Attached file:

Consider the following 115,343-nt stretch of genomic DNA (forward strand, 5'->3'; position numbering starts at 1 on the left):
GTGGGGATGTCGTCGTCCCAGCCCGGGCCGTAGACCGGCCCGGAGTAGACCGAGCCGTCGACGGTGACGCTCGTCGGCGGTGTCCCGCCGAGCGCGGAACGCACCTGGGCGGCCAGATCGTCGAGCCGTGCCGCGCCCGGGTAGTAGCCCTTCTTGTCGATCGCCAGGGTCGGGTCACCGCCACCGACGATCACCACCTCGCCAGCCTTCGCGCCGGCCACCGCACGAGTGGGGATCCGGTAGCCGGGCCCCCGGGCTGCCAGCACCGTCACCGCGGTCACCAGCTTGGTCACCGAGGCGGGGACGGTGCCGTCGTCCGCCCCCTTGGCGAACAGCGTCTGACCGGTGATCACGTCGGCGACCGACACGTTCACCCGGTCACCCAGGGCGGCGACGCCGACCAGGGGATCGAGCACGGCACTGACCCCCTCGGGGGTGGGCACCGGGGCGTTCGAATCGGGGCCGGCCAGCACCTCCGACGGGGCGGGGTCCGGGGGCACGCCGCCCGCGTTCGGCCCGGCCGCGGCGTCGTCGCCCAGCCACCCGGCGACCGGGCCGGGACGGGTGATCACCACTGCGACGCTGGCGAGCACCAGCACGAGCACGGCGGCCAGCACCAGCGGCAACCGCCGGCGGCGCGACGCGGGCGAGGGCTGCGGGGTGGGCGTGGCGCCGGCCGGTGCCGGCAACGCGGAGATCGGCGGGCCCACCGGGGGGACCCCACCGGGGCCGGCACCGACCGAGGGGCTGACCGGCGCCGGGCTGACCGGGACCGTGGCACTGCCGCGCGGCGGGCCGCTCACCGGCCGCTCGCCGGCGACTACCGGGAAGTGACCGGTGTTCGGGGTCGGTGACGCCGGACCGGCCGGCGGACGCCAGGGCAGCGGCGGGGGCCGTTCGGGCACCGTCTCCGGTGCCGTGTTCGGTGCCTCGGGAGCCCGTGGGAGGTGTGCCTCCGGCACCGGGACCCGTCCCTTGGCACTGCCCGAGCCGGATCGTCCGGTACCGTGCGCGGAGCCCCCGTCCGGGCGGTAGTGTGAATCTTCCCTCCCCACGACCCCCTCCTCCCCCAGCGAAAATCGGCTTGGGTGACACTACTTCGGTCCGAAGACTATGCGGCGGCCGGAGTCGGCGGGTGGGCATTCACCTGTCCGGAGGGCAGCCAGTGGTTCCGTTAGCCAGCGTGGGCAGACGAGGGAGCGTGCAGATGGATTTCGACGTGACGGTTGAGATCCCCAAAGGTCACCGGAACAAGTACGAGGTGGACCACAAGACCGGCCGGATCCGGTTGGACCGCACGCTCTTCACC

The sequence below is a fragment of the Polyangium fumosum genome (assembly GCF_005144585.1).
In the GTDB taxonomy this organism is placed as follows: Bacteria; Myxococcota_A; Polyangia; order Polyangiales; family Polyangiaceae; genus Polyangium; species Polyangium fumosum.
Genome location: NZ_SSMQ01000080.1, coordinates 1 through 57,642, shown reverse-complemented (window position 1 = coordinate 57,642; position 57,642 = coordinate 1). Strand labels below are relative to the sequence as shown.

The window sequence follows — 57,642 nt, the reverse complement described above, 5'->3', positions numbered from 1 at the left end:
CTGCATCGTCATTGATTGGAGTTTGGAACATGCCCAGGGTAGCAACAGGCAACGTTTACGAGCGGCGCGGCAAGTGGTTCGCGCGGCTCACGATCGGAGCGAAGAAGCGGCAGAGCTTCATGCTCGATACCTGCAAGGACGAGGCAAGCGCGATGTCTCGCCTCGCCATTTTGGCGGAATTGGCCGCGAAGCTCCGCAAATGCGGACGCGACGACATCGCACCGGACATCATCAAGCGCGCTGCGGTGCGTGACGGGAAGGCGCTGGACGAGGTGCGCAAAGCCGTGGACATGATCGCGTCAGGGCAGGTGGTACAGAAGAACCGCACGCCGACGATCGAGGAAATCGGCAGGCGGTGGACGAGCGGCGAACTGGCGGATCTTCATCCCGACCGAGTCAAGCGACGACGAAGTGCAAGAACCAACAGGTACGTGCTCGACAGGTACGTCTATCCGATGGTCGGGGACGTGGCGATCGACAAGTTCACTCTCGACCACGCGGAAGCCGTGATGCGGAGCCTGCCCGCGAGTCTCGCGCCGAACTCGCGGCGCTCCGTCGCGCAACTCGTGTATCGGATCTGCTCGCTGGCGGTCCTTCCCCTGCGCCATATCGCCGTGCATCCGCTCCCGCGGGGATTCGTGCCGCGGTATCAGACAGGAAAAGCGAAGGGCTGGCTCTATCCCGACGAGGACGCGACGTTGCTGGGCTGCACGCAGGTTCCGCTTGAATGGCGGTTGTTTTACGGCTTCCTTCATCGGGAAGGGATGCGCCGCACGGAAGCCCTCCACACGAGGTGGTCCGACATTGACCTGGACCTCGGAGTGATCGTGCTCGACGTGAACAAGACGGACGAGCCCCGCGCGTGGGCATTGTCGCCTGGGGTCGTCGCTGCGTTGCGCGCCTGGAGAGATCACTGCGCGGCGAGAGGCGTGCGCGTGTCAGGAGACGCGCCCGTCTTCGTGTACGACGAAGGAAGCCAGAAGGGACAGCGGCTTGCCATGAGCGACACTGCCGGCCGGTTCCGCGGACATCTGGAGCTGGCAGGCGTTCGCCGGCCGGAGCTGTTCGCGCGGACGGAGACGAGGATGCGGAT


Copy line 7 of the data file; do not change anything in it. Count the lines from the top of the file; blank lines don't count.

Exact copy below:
CTGCATCGTCATTGATTGGAGTTTGGAACATGCCCAGGGTAGCAACAGGCAACGTTTACGAGCGGCGCGGCAAGTGGTTCGCGCGGCTCACGATCGGAGCGAAGAAGCGGCAGAGCTTCATGCTCGATACCTGCAAGGACGAGGCAAGCGCGATGTCTCGCCTCGCCATTTTGGCGGAATTGGCCGCGAAGCTCCGCAAATGCGGACGCGACGACATCGCACCGGACATCATCAAGCGCGCTGCGGTGCGTGACGGGAAGGCGCTGGACGAGGTGCGCAAAGCCGTGGACATGATCGCGTCAGGGCAGGTGGTACAGAAGAACCGCACGCCGACGATCGAGGAAATCGGCAGGCGGTGGACGAGCGGCGAACTGGCGGATCTTCATCCCGACCGAGTCAAGCGACGACGAAGTGCAAGAACCAACAGGTACGTGCTCGACAGGTACGTCTATCCGATGGTCGGGGACGTGGCGATCGACAAGTTCACTCTCGACCACGCGGAAGCCGTGATGCGGAGCCTGCCCGCGAGTCTCGCGCCGAACTCGCGGCGCTCCGTCGCGCAACTCGTGTATCGGATCTGCTCGCTGGCGGTCCTTCCCCTGCGCCATATCGCCGTGCATCCGCTCCCGCGGGGATTCGTGCCGCGGTATCAGACAGGAAAAGCGAAGGGCTGGCTCTATCCCGACGAGGACGCGACGTTGCTGGGCTGCACGCAGGTTCCGCTTGAATGGCGGTTGTTTTACGGCTTCCTTCATCGGGAAGGGATGCGCCGCACGGAAGCCCTCCACACGAGGTGGTCCGACATTGACCTGGACCTCGGAGTGATCGTGCTCGACGTGAACAAGACGGACGAGCCCCGCGCGTGGGCATTGTCGCCTGGGGTCGTCGCTGCGTTGCGCGCCTGGAGAGATCACTGCGCGGCGAGAGGCGTGCGCGTGTCAGGAGACGCGCCCGTCTTCGTGTACGACGAAGGAAGCCAGAAGGGACAGCGGCTTGCCATGAGCGACACTGCCGGCCGGTTCCGCGGACATCTGGAGCTGGCAGGCGTTCGCCGGCCGGAGCTGTTCGCGCGGACGGAGACGAGGATGCGGAT